Sunday, July 23, 2006

Books I've read in July

I HAVE added on to this! And Since this is now the 31st I've completed my July Books. Lower count with my Mom in the hospital and completing VBS... Still a satisfying list.

The Eyre Affair by Jasper Fforde - I thoroughly enjoyed this. Thank you Melissa & John. Very fun. A fantastical mystery entangled with sci-fi elements, plus the strangely bent literary references- In particular, I enjoyed the Rocky Horror version of Richard III. Delightful & real main character, truly evil villain, fun twists, satisfying ending. Since the library had four of them I'm going to be able to just dive through them... I love finding a new-to-me series with a lot of books! (I'm going to admit this, although I probably shouldn't: I've never read Jane Eyre- when given the option I always read Jane Austen's stuff, which I love, and somehow I slid through AP English Lit and college without reading it. This book made me want to rectify that...)
Heaven by Randy Alcorn - See July Book Addition. I valued this book, and believe that if you haven't read it already you're missing out. Very few books strike me as don't miss books. This is one of them. I find myself thinking differently about the future now because of this book - I'm less stress about the whole thing at church and I'm more able to let God handle the problems with my pastor. It's really His mess anyway.
Sun in Glory by Mercedes Lackey - I like Mercedes Lackey! This is a book of short stories about Valdemar and only one of them is actually written by Lackey. Still fun to have holes in the Vlademar story filled in by other fans .
The Sleeping Dragon, The Sword and the Chain, and The Silver Crown by Joel Rosenberg- I last read these when I was 19 or 20 and they were some of my very favorite books at the time. Premise: A group of college friends are playing a role game much like Dungeons and Dragons and they get translated over to the actual world as the characters they played. I used to love these books, and while I enjoyed them this time they were not as "deep" I guess... I don't know... Definitely fun, definitely characters I liked, just not as life-changing or something.
Secrets of the Vineyard by Bruce Wilkinson- Wilkinson picks apart the practical applications of the John 15 passage regarding abiding in the vine. He separates this passage into four levels of abiding, and I particularly appreciated his vintner knowledge applied to this passage- excellent discussions of "lifting up" the vine, and the possibilities of producing more fruit. However, I was concerned about some of the implications of his first level of abiding in Christ. He states that a Christian who is not producing fruit will be brought through trials to cause them to abide deeper in the vine and eventually produce fruit. Sounded a bit like the arguments of Job's friends... "Your sins have caused the wrath of God to send these trials upon you..."
In Fury Born by David Weber- Military Sci-fi, Excellent story, Strong believable characters, Interesting world. The first time I read one of his Honor Harrington novels, I started flipping to the back to check out his bio. I had a very hard time believing that it was a man writing this very believable female character. (after reading most of what he's got out there, I believe Weber has a special & close relationship with his daughter, and that he uses that relationship to develop Honor.) After saying all that, I have to comment that the central character in this novel, In Fury Born, is not as believable- I like her, but she doesn't have the foibles and depth of emotion and experience that his Honor has. Also, he takes a LONG time to really get to the point of the story. It's almost like this should have been three books...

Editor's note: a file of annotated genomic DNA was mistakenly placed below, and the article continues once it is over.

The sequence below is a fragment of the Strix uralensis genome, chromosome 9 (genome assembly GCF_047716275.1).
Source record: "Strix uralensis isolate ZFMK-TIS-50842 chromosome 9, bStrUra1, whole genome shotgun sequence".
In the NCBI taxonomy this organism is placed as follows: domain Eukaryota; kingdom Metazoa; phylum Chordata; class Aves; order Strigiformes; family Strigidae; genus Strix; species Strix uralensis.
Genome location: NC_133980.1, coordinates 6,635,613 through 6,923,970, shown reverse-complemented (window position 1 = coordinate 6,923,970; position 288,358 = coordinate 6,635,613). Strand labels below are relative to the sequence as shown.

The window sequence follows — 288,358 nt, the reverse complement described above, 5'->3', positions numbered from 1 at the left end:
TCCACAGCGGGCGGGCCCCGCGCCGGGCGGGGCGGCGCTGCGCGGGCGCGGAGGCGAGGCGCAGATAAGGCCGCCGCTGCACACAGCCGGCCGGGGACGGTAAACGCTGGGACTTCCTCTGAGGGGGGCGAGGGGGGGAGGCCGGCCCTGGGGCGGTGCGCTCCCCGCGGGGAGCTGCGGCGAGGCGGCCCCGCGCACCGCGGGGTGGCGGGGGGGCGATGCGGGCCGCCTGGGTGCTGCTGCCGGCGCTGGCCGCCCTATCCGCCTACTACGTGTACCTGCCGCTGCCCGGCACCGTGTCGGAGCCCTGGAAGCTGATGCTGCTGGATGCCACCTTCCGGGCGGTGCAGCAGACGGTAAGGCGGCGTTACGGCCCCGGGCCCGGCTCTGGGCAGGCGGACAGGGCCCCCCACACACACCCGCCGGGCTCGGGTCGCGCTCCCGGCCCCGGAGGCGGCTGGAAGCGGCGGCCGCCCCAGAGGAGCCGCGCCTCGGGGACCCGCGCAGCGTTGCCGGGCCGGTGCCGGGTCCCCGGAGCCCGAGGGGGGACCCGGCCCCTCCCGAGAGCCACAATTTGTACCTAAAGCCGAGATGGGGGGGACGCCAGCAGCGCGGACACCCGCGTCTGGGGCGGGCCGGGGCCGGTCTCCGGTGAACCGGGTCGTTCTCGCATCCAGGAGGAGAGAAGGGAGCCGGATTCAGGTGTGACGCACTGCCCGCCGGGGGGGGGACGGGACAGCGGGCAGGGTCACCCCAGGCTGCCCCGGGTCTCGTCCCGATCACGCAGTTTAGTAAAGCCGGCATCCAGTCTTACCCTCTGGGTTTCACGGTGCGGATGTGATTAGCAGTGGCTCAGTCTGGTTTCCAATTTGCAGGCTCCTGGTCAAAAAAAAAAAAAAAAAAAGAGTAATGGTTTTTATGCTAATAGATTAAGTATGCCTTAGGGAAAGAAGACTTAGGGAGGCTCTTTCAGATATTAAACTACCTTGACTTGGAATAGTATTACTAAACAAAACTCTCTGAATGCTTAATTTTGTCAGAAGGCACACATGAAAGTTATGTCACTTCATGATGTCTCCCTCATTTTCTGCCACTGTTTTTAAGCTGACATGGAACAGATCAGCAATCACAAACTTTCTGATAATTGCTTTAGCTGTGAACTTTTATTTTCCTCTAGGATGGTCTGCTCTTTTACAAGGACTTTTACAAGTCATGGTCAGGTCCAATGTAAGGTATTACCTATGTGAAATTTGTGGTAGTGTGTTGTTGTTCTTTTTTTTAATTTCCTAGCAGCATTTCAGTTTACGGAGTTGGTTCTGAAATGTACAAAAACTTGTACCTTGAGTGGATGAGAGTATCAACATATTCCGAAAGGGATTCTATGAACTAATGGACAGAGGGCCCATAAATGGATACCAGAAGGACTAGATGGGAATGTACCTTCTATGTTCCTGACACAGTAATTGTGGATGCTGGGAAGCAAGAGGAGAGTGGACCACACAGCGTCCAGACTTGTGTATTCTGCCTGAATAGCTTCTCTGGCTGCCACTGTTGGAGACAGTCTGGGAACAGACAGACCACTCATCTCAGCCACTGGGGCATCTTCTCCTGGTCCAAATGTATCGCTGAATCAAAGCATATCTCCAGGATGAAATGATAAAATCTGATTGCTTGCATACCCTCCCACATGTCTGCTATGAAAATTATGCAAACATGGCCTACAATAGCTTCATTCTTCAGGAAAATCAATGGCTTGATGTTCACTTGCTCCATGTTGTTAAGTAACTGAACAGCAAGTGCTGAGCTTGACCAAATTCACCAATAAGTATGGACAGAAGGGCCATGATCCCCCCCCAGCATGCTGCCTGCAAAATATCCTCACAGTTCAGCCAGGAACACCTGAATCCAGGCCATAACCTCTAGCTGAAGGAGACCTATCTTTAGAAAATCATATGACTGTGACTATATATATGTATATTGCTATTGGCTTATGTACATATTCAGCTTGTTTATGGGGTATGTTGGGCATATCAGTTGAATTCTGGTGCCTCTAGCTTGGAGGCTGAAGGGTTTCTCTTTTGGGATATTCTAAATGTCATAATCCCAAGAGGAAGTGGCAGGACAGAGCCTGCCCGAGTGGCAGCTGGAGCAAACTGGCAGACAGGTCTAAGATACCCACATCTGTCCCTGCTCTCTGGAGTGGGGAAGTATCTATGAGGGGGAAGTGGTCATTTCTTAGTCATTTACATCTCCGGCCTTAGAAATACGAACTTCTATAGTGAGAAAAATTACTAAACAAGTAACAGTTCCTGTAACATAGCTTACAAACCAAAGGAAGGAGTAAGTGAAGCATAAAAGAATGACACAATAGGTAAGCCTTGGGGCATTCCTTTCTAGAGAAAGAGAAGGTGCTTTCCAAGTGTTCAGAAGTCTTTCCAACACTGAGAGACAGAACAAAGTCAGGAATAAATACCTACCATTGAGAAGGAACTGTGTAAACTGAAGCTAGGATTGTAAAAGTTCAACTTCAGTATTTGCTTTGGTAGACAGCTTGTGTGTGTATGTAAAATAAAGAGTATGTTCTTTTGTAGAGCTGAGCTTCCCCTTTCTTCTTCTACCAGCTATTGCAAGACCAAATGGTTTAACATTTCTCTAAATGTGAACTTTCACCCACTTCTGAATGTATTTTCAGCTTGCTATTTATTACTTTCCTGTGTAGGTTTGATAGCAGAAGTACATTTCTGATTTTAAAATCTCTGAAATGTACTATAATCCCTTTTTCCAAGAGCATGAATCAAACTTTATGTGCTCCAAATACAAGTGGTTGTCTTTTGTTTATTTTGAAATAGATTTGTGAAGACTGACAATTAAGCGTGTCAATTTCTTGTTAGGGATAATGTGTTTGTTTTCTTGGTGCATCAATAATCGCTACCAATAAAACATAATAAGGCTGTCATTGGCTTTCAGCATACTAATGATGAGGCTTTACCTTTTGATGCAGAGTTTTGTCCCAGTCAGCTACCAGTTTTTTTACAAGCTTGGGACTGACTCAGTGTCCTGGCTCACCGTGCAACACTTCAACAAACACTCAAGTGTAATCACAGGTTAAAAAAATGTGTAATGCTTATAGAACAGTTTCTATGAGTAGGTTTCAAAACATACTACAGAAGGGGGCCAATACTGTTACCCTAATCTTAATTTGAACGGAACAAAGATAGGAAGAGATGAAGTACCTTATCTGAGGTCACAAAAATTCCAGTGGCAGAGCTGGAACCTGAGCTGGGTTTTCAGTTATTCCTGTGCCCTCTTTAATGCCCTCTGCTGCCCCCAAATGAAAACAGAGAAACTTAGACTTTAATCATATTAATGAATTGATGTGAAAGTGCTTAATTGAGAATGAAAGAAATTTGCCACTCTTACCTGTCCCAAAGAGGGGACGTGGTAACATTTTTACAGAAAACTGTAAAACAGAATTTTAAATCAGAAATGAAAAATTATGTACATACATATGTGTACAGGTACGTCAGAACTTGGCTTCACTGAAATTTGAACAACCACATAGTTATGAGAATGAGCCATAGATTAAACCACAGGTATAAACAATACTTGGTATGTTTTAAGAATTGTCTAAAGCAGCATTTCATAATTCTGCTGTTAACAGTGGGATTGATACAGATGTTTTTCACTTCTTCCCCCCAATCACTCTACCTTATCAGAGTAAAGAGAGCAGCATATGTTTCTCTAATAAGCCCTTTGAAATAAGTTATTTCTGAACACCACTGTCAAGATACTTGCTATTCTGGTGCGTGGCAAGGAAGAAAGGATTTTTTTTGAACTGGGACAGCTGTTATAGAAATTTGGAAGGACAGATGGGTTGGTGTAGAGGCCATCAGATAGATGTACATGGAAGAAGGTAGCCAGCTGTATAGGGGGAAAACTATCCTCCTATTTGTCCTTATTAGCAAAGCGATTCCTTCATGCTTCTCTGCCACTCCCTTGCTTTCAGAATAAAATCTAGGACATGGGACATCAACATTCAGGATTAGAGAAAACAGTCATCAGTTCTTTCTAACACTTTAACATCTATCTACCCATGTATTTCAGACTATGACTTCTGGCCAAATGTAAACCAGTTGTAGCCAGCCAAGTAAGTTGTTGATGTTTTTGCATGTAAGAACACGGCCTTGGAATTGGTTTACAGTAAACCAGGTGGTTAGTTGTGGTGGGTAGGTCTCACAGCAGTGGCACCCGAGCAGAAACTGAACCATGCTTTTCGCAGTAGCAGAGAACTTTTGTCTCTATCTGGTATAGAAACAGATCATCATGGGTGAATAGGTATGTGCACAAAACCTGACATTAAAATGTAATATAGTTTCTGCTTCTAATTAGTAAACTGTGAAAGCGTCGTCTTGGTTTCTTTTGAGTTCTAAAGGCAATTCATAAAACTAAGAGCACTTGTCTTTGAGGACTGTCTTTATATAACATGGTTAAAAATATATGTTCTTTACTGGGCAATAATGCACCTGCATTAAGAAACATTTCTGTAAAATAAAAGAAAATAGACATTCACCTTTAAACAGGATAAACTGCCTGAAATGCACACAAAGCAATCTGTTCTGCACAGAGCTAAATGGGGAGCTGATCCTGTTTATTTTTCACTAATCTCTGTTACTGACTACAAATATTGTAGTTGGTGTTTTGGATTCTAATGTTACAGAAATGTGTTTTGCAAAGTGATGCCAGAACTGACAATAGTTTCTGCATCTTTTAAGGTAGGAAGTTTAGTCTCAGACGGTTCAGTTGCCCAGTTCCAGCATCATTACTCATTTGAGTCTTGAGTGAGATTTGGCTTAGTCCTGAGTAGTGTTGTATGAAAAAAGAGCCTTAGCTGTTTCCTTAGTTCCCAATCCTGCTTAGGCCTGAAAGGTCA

City of Dreams by Stephen Lawhead & Ross Lawhead- Premise: It's the year 2000 and Jesus was not born- the world is still waiting for the Messiah. The authors take the story of Jesus with all it's trappings, miracles and changed lives- and transform it into todays terms. The book is excellent. I particularly enjoyed a very humorous description of Washer John (John the Baptist) by a drunk hippie the main character meets in a bar- "This is what he does, okay? Pay attention, you might need to know this- it's a survivalist thing. The first thing you do is get some honey. Now, that's not as hard as it might sound- all you have to do is to find a bee and follow it back to where it lives. Simple. Next you take a little honeycomb from the bees. I don't know how you do that. Maybe you smoke them out or sneak up on them from behind or something. Anyway, you take this honeycomb and haul it to the nearest meadow or pasture or whatever. You put it on some leaves and leave it there for a few hours, or overnight, sticky side up, and you come back, you have a plate full of grasshoppers and whatnot. They smell the honey and wander over to take a look, and -Hey, presto! Instant protein and sugar hit!" There's more like this... However, the book is told through the eyes of an undercover cop given the task of infiltrating a radical terrorist organization so there's action, adventure and intrigue as well.

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